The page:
MuzicNotez: First off, it’s an honor to be doing this interview with you Esquille, thanks for taking the time to sit down with us.
What motivated you to start creating music? What age did you begin?
Esquille: I started playing piano at an early age, when I was seven years old. I was surrounded by a lot of music through my relatives. In the beginning I only played classical music, but in my early teens I developed an interest in writing pop songs. I had a keyboard that had auto-comp, arpeggio and a bunch of functions. I loved that keyboard and played it as often as I could. It lead me into the world of writing pop music.
MuzicNotez: Who were your musical influences, idols, or bands growing up that have helped mold you into the musician you are today? Or helped mold the music that you create?
Esquille: In my teens I only listened to soul, funk and disco. Groups and artists such as Change, The Whispers, Brothers Johnson, George Duke, Mason, etc. I loved reading the record cover about who had produced and mixed, and which musicians had played on the recordings. Imagination was also one of my big idols. I loved their debut album “Body Talk”. Over the course of the years, my musical taste broadened. I worked as a DJ for many years and played many different styles. For a while I was even into rock music. Today I’m a true music lover who can enjoy all types of music. From jazz, rock, and pop to trance, house and heavy club beats. It maybe sounds weird, but it’s true.
MuzicNotez: What’s the greatest concert you’ve ever been to or performed?
Esquille: Touring with my euro group Dreamland is without a doubt associated with strong memories. On one occasion we performed during the summer outside in Stockholm city for thousands of young people. It was fantastic.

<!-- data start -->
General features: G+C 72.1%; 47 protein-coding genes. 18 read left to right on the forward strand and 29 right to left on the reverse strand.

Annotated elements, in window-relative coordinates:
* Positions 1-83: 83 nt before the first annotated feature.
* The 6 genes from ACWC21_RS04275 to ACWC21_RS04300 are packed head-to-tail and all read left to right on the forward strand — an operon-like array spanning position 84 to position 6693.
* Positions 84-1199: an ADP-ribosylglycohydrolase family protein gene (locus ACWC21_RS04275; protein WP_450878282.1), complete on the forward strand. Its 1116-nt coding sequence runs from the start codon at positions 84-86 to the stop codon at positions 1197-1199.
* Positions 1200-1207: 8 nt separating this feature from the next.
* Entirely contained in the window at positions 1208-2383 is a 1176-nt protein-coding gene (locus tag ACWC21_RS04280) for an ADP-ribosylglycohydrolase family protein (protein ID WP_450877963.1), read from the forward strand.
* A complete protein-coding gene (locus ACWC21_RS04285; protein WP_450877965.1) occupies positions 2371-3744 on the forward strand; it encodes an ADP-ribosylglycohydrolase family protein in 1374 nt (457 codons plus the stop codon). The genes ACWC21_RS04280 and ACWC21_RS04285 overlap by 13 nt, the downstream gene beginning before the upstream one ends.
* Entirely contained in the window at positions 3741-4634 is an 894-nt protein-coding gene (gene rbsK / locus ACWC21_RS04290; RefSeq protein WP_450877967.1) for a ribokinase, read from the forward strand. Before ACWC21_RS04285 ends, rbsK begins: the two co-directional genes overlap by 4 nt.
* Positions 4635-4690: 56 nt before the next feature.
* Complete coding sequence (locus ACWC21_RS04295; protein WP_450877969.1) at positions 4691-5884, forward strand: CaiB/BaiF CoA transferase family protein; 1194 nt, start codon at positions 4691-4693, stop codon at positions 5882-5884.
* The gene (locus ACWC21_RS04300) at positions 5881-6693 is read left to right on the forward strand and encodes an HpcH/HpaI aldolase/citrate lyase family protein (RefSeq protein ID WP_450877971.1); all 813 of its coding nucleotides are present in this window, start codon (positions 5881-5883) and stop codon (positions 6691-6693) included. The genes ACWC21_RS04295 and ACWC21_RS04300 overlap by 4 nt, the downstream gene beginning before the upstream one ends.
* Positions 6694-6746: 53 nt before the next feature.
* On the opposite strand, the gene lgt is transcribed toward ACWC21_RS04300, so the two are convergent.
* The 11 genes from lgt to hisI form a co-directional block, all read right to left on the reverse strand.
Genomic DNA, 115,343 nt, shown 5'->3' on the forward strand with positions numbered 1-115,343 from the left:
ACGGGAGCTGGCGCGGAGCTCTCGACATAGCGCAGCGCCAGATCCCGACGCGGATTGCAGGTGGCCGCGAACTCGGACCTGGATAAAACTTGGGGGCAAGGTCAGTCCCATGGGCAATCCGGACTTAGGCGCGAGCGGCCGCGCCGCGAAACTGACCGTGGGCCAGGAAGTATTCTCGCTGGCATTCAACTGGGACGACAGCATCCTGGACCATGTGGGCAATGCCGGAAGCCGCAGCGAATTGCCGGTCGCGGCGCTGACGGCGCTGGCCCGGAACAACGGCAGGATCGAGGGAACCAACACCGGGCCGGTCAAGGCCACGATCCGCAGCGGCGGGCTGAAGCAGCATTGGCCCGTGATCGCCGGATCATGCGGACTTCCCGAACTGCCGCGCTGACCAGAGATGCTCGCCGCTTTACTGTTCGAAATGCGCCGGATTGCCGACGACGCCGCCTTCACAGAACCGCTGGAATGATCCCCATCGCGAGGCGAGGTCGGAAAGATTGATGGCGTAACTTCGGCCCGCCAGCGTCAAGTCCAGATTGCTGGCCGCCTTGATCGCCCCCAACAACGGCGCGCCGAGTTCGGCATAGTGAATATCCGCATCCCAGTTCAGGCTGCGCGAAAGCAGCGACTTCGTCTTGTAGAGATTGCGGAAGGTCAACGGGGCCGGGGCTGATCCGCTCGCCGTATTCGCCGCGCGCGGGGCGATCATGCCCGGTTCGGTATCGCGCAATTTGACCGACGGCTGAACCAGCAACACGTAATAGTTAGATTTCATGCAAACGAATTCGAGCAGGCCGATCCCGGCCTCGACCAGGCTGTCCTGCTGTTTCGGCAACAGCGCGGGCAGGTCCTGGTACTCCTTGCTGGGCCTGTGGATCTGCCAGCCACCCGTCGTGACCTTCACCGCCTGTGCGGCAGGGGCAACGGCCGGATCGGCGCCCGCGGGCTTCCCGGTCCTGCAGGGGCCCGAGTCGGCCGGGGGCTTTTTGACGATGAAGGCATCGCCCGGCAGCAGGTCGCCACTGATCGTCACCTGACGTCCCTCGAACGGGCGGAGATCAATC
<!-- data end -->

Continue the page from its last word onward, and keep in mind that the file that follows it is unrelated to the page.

MuzicNotez: What’s the ultimate goal you want your music to achieve, or for you to achieve in your career as a musician? Any particular message you wish to send?
Esquille: In my opinion music is all about making people feel good. All my tracks have lots of positive energy embedded. The past year I’ve been very productive, and apart from club tunes I’ve written quite a few pop songs. I’ll be presenting these for other artists shortly.
MuzicNotez: Out of all your songs or albums… do you have a favorite? What is it? And why?
It’s difficult to put my finger on one single song. More often than not I like the latest that I’ve made and enjoy the result. Just after a finished song I’m in a natural state of ecstasy and feeling really good. When I get that feeling I’m convinced that there are other people who also feel good from listening to what I’ve created. Paradoxically, the feeling doesn’t last very long and I get nervous about not being able to create anything good again. It doesn’t matter that I’ve been working with music for a long time, this sequence is repeated often.
I try to live in the present and not think that things were better in the past. But when my old open-reel tape that was impossible to play was saved through a new restoration technique, I was impressed of myself. When I had a contract with Warner at the end of the 80s, music was made very melodiously, with verses, refrains and bridge. Sort of like two songs in one. I was surprised by the solid arrangement that I had made on the songs that were saved. I must have put a lot more time per song than I do today.